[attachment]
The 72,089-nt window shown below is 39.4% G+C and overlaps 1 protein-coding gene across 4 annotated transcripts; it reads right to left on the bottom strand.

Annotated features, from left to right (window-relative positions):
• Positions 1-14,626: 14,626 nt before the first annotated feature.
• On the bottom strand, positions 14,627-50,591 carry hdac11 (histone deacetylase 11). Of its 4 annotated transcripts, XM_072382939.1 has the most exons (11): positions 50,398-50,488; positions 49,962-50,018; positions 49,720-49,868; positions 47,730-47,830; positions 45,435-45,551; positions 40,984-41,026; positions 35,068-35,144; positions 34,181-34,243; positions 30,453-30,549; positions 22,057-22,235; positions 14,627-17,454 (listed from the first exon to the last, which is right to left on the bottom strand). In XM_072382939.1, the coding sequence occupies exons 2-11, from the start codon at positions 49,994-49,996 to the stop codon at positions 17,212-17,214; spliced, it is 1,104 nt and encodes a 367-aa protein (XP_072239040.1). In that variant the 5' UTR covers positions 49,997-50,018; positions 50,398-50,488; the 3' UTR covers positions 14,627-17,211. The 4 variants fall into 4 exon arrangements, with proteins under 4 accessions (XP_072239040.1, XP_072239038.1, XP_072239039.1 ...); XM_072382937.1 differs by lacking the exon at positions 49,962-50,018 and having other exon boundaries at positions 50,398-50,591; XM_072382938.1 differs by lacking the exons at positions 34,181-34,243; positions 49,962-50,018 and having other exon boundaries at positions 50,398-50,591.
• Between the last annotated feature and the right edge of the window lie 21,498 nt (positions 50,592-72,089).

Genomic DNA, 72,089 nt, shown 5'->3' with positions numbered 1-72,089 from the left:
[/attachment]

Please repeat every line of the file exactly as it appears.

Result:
The 72,089-nt window shown below is 39.4% G+C and overlaps 1 protein-coding gene across 4 annotated transcripts; it reads right to left on the bottom strand.

Annotated features, from left to right (window-relative positions):
• Positions 1-14,626: 14,626 nt before the first annotated feature.
• On the bottom strand, positions 14,627-50,591 carry hdac11 (histone deacetylase 11). Of its 4 annotated transcripts, XM_072382939.1 has the most exons (11): positions 50,398-50,488; positions 49,962-50,018; positions 49,720-49,868; positions 47,730-47,830; positions 45,435-45,551; positions 40,984-41,026; positions 35,068-35,144; positions 34,181-34,243; positions 30,453-30,549; positions 22,057-22,235; positions 14,627-17,454 (listed from the first exon to the last, which is right to left on the bottom strand). In XM_072382939.1, the coding sequence occupies exons 2-11, from the start codon at positions 49,994-49,996 to the stop codon at positions 17,212-17,214; spliced, it is 1,104 nt and encodes a 367-aa protein (XP_072239040.1). In that variant the 5' UTR covers positions 49,997-50,018; positions 50,398-50,488; the 3' UTR covers positions 14,627-17,211. The 4 variants fall into 4 exon arrangements, with proteins under 4 accessions (XP_072239040.1, XP_072239038.1, XP_072239039.1 ...); XM_072382937.1 differs by lacking the exon at positions 49,962-50,018 and having other exon boundaries at positions 50,398-50,591; XM_072382938.1 differs by lacking the exons at positions 34,181-34,243; positions 49,962-50,018 and having other exon boundaries at positions 50,398-50,591.
• Between the last annotated feature and the right edge of the window lie 21,498 nt (positions 50,592-72,089).

Genomic DNA, 72,089 nt, shown 5'->3' with positions numbered 1-72,089 from the left: